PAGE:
What is a Doctor of Optometry?
As defined by the American Optometric Association: Doctors of Optometry are primary eye care professionals who examine, diagnose, treat, manage diseases, injuries and disorders of the visual system, the eye, and associated structures as well as identify related systemic conditions affecting the eye.
What education is required to become a Doctor of Optometry?
Doctors of Optometry attend college or a university to complete their undergraduate education. They spend an additional four years at the graduate level studying the structure, function, and disorders of the eye to earn their doctoral degree. Upon graduation and successfully passing rigorous national board and state board examinations, Doctors of Optometry become licensed to practice optometry. Additionally, Doctors of Optometry are required to complete 50 hours of continuing education every two years in order to keep current in their profession.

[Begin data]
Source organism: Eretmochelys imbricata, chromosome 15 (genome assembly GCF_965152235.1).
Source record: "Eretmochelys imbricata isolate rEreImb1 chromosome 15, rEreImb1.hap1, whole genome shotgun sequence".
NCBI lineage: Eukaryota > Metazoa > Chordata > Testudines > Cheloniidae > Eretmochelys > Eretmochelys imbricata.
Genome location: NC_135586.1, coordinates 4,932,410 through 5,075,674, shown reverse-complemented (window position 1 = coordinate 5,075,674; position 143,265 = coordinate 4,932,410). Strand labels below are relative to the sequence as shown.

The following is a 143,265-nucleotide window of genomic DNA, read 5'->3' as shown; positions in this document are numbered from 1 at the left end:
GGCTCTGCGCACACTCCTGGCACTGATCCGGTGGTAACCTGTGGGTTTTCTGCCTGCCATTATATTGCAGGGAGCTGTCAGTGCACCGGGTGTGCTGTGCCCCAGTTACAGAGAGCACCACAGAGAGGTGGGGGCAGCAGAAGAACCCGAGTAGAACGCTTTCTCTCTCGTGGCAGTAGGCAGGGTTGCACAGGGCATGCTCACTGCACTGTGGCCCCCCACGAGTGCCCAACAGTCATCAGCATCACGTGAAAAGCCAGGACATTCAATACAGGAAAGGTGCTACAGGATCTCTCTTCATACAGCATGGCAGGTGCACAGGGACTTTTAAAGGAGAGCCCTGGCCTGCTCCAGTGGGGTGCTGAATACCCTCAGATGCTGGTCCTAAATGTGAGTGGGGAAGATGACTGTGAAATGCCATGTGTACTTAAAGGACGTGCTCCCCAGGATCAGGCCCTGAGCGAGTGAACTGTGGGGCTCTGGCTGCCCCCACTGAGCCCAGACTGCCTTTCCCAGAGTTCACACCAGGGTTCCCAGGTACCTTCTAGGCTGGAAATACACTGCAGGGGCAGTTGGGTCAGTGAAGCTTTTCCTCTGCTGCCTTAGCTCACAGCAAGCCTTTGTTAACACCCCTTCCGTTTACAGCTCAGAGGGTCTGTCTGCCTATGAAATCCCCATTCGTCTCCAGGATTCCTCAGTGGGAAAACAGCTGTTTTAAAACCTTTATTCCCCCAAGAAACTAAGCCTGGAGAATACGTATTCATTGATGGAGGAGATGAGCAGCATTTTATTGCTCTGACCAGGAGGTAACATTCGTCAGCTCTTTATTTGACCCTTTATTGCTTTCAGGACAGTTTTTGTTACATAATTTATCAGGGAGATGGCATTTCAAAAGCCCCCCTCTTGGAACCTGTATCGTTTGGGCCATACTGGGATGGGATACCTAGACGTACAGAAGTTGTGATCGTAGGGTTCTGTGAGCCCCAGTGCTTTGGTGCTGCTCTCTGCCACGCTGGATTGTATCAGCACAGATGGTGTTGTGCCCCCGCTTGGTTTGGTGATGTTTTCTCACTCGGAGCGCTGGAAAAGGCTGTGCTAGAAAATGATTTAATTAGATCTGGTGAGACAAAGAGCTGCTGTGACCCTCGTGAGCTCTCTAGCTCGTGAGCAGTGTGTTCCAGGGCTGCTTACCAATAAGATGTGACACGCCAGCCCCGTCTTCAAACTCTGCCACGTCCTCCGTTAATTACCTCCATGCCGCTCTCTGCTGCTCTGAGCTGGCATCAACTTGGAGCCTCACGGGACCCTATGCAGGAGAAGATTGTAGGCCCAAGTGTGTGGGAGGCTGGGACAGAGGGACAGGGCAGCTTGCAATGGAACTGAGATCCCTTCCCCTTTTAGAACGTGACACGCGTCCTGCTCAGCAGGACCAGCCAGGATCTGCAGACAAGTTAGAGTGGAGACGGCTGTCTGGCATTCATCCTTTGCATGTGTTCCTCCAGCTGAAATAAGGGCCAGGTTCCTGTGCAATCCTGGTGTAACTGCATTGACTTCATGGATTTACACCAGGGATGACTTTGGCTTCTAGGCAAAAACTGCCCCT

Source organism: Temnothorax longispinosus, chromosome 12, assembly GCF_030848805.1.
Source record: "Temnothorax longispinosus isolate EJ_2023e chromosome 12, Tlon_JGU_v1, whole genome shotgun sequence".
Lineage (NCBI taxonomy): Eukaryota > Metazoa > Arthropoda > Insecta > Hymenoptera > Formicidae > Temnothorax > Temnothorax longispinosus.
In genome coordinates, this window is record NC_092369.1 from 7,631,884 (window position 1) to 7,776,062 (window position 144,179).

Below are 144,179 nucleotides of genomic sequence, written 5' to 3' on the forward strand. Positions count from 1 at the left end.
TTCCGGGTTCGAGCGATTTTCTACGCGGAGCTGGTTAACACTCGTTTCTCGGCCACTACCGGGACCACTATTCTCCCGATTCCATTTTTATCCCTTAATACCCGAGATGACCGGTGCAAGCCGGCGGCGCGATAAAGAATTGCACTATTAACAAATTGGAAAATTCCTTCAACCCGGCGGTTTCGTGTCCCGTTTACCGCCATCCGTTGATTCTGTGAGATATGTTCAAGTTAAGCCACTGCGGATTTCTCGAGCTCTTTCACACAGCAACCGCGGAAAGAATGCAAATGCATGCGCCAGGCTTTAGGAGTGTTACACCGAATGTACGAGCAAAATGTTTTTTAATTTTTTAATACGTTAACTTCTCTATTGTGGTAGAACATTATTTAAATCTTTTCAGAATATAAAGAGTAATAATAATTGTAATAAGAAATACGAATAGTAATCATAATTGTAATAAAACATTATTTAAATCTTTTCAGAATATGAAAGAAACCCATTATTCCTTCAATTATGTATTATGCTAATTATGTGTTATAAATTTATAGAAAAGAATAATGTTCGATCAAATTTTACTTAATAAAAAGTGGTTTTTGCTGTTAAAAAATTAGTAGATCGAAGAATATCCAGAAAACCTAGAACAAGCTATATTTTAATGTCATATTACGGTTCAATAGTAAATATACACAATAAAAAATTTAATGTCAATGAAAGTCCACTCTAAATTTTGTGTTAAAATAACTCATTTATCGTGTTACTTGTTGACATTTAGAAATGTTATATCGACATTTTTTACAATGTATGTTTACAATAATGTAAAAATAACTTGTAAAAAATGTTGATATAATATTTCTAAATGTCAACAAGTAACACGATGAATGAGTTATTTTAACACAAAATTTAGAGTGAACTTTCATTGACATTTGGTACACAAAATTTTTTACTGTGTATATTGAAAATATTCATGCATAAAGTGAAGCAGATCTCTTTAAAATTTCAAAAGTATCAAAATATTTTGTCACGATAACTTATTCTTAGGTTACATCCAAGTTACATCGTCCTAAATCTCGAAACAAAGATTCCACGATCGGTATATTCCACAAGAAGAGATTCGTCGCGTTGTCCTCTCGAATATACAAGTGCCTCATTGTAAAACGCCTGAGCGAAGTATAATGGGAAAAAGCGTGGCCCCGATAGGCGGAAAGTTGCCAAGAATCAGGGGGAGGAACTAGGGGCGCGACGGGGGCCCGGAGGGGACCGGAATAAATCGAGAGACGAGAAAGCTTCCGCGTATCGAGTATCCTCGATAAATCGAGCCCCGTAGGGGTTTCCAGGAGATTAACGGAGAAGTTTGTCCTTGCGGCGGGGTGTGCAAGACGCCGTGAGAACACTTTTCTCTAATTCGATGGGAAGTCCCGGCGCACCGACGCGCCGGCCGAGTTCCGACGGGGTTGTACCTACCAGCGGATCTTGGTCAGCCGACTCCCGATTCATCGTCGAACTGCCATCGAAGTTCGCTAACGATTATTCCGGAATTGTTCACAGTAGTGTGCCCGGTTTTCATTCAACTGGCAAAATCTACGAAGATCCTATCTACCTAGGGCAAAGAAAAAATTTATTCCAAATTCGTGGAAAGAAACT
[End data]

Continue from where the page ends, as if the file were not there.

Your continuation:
Why did my medical doctor recommend that I see a Doctor of Optometry?
As Primary eye care providers, Doctors of Optometry are an integral part of the health care team. They have the education and training to diagnose ocular manifestations of diseases that affect the body, such as hypertension and diabetes, and the diagnostic tools to detect and document numerous other diseases and conditions.
How often should I have my eyes examined?
Due to the many conditions that can affect the eyes, it is important to have annual eye exams. Many people believe that if their vision is stable, they have no reason to have an eye exam. During the course of a comprehensive eye examination, the doctor performs and evaluates the following: visual acuity, pupillary reflexes and visual fields (neurological evaluations), eye muscle coordination, the prescription to correct your refractive error (nearsighted, farsighted, etc), glaucoma screening test, cataract, optic nerve and retinal examination.